China:  The Xi government appears happy to see Trump go.  That doesn’t mean they will give Biden any slack.

COVID-19:  The number of reported cases is 96,958,794 with 2,077,332 fatalities.  In the U.S., there are 24,439,427 confirmed cases with 406,162 deaths.  For illustration purposes, the FT has created an interactive chart that allows one to compare cases across nations using similar scaling metrics.  The FT has also issued an economic tracker that looks across countries with high-frequency data on various factors.  The CDC reports that 39,990,150 doses of the vaccine have been distributed, with 14,270,441 doses injected.  The number of second doses, which would grant the highest level of immunity, is 2,161,419.  The number of vaccinations to 100 people for the world is available here; Israel is the world’s front-runner.  The Rt data shows dramatic improvement, as does the Axios state chart.  The next challenge will be when the U.K./South African variant becomes more common in the U.S.  Both variants spread faster and could lead to another surge in the coming weeks.


Policy and Economics:  As we noted last week, President-elect Biden has floated a $1.9 trillion spending package.  We suspect much of it will be passed, although some of the more controversial measures, i.e., minimum wage increase, might be phased in or separated from the bill.  We view every action by a new government as the spending of political capital.  Biden using his political capital in this manner is a good sign.  There can be quibbles about what and how money should be spent.  In an economy that remains well below its long-term trend, going big early makes sense.  However, this action will reduce the chances of other agenda items getting passed.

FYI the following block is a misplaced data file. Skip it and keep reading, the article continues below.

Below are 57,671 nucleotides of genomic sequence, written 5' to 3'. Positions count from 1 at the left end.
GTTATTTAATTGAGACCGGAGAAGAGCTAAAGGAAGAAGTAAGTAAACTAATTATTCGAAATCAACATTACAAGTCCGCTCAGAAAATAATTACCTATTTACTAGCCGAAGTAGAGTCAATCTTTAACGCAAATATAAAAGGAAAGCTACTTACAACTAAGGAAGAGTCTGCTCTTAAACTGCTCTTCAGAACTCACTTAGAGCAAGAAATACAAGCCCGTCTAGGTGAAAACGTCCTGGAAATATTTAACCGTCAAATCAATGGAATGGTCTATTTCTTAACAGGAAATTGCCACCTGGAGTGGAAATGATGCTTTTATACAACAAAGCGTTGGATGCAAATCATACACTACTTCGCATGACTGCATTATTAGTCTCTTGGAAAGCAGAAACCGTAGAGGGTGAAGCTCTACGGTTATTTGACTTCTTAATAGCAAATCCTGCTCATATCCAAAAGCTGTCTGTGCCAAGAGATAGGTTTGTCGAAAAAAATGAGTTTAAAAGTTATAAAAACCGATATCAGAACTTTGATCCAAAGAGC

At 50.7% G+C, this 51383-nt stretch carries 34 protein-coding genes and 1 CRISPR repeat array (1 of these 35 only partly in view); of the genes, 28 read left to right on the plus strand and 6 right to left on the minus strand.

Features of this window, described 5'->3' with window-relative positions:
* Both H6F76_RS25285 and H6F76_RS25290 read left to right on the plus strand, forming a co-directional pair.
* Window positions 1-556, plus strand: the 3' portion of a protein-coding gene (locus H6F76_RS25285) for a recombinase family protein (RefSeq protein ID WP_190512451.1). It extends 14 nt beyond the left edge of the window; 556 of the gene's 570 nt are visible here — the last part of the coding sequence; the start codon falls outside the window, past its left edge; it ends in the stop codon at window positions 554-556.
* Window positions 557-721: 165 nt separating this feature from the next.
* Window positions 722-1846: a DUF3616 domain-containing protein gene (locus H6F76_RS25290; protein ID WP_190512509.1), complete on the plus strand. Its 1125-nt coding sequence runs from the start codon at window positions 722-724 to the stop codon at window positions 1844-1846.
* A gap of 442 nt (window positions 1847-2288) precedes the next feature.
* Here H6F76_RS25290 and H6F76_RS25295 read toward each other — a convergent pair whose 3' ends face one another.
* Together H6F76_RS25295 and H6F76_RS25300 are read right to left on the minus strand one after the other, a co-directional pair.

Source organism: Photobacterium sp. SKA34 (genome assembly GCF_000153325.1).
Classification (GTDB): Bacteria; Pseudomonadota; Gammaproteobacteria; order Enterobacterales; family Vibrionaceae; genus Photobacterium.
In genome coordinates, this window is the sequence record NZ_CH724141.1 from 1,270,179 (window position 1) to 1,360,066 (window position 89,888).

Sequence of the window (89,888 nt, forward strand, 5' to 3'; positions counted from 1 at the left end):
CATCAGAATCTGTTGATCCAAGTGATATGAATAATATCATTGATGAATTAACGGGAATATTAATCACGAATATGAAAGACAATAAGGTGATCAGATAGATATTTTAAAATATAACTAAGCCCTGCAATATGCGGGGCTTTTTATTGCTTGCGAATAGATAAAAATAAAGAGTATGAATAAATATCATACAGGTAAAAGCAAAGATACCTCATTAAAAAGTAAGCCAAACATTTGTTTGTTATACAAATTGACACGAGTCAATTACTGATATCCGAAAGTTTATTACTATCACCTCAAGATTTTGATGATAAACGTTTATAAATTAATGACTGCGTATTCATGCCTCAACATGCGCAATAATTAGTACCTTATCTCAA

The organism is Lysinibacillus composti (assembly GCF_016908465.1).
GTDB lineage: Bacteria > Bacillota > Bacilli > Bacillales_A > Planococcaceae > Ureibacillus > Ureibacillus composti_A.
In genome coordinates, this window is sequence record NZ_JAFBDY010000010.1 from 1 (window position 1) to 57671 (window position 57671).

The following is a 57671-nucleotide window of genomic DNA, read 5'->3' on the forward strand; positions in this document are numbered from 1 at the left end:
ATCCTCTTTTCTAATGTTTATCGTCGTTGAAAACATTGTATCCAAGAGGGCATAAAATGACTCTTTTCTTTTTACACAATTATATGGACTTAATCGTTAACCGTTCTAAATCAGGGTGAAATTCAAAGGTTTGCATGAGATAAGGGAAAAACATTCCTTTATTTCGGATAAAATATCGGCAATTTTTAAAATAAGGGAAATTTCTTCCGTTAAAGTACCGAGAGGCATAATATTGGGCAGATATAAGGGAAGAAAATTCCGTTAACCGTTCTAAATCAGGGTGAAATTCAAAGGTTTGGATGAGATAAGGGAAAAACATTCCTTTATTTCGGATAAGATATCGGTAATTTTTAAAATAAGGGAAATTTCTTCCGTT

• One way to look at the gap that fiscal spending could address is the unpaid rent situation. In NYC alone, it is estimated that there is $1 billion of unpaid rent.  This is a classic funding chain problem.  If the renter can’t pay, the landlord can evict, but that action won’t allow the landlord to become current on whatever mortgage is held.  Giving households cash will give them at least some ability to reduce the unpaid rent and allow payment flows to resume.  Essentially, fiscal spending provides a public borrowing mechanism to prevent the rental market from seizing.
  • One unresolved issue of the Great Financial Crisis is the situation with Fannie Mae (FNMA, USD, $1.870) and Freddie Mac (FMCC, USD, 1.86). The mortgage guarantors were taken over by the government during the crisis and have remained in government control since.  The FHFA wanted to return the two back to private control but was never able to execute the transaction.  Under the incoming administration, we suspect the status quo will continue.  One change was that the two companies will be able to keep their earnings for now.
  • Housing markets remain active, but one of the reasons home prices are strong is that Americans are moving less. An aging population, the potential for remote work, and the pandemic have led to a rise in the average holding period of a home to 13 years.
  • There are widespread reports of semiconductor shortages in the global auto industry. European automakers are facing a short-term supply problem, whereas China’s industry may be dealing with a much longer-term situation due to trade restrictions.
  • A series of problems, from misallocated shipping containers to vessels that are too large for the deglobalizing world, are creating bottlenecks and boosting shipping prices. Here is a recent podcast we would recommend on this issue.
  • Tyson Foods (TSN, USD, 66.25) has settled price fixing-claims in the chicken market.